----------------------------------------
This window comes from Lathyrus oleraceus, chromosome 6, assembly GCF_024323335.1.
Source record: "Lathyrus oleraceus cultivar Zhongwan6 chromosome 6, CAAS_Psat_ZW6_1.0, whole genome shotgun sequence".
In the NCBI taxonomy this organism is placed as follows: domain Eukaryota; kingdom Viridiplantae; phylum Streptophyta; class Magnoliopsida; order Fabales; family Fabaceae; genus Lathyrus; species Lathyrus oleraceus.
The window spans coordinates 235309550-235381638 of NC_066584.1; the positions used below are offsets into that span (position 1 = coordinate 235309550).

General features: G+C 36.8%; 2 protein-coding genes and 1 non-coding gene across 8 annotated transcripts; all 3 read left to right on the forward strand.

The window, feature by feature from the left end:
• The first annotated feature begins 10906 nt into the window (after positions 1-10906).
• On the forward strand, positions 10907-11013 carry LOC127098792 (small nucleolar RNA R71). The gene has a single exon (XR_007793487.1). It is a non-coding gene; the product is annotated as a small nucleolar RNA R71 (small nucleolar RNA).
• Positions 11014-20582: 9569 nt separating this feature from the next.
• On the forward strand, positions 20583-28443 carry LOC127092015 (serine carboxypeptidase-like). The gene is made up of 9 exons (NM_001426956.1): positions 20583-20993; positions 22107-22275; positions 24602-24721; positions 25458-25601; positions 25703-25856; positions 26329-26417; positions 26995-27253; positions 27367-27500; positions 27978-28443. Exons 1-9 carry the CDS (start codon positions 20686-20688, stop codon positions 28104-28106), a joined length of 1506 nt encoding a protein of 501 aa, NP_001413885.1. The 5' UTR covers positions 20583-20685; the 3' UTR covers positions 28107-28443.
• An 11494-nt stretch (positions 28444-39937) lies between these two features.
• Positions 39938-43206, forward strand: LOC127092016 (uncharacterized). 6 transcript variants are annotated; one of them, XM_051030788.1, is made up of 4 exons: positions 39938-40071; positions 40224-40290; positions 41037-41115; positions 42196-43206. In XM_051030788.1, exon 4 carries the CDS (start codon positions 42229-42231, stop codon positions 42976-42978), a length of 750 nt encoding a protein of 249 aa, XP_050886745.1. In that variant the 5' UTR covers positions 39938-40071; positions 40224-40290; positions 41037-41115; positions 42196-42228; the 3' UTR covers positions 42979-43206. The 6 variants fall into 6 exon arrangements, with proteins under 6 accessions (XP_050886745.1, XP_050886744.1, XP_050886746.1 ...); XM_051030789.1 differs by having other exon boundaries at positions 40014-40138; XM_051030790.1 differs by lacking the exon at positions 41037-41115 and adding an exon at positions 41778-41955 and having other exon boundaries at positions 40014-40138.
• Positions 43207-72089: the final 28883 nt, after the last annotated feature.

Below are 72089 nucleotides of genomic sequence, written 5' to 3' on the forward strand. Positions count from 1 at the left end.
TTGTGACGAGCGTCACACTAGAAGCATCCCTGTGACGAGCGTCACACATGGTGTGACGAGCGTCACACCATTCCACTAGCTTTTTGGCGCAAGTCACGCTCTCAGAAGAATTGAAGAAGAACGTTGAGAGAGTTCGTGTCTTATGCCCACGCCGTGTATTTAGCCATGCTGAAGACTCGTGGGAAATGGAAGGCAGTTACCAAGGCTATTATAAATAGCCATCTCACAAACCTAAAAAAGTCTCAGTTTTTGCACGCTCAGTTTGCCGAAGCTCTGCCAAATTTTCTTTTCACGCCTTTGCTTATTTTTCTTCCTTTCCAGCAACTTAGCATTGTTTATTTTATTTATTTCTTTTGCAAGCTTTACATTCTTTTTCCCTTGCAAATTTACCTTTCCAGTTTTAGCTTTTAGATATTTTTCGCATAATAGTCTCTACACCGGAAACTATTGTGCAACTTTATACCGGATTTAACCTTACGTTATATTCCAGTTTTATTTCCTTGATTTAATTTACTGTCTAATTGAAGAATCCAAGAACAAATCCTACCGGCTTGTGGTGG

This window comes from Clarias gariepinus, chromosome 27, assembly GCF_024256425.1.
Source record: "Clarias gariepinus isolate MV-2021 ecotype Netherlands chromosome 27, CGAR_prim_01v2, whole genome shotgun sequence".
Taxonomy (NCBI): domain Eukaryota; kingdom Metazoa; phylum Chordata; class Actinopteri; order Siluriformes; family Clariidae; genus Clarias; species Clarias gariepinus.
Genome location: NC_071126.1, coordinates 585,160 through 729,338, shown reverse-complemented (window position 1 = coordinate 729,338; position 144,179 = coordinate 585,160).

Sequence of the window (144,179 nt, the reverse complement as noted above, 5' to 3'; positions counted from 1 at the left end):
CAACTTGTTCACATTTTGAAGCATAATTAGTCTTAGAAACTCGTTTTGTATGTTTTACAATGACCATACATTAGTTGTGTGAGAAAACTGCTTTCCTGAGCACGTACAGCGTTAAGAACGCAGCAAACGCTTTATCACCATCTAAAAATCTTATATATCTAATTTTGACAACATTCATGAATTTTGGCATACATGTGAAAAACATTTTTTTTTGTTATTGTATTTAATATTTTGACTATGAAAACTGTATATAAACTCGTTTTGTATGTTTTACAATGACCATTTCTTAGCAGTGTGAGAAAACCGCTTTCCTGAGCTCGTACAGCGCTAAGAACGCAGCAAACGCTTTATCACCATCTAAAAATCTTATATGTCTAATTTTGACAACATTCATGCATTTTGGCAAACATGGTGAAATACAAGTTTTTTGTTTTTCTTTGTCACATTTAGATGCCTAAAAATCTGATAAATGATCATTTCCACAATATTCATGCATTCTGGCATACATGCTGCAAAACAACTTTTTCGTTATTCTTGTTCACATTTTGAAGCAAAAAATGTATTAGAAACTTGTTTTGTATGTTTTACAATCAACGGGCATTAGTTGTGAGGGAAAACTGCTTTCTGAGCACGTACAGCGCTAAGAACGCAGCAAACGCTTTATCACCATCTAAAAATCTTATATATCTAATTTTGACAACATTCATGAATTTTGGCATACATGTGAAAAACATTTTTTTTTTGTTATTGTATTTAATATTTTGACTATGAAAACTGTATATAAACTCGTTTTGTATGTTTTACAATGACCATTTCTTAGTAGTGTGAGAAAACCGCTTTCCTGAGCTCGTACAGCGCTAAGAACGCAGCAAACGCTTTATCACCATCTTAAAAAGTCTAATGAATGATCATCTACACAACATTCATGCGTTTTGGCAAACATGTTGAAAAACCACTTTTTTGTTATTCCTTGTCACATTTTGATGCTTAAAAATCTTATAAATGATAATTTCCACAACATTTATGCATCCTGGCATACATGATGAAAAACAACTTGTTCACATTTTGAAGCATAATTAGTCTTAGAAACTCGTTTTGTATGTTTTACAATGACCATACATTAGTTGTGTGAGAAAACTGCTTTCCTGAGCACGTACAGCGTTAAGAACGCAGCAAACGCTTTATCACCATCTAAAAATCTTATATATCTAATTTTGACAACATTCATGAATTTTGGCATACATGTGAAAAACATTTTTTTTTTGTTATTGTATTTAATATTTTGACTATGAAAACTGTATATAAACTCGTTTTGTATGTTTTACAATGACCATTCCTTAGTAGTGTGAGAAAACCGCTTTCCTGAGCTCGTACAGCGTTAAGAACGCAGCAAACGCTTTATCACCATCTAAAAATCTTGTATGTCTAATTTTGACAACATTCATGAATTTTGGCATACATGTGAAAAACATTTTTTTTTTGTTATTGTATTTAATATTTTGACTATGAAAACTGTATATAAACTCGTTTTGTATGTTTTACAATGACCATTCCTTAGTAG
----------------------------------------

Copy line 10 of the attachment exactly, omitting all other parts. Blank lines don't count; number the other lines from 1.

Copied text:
• On the forward strand, positions 20583-28443 carry LOC127092015 (serine carboxypeptidase-like). The gene is made up of 9 exons (NM_001426956.1): positions 20583-20993; positions 22107-22275; positions 24602-24721; positions 25458-25601; positions 25703-25856; positions 26329-26417; positions 26995-27253; positions 27367-27500; positions 27978-28443. Exons 1-9 carry the CDS (start codon positions 20686-20688, stop codon positions 28104-28106), a joined length of 1506 nt encoding a protein of 501 aa, NP_001413885.1. The 5' UTR covers positions 20583-20685; the 3' UTR covers positions 28107-28443.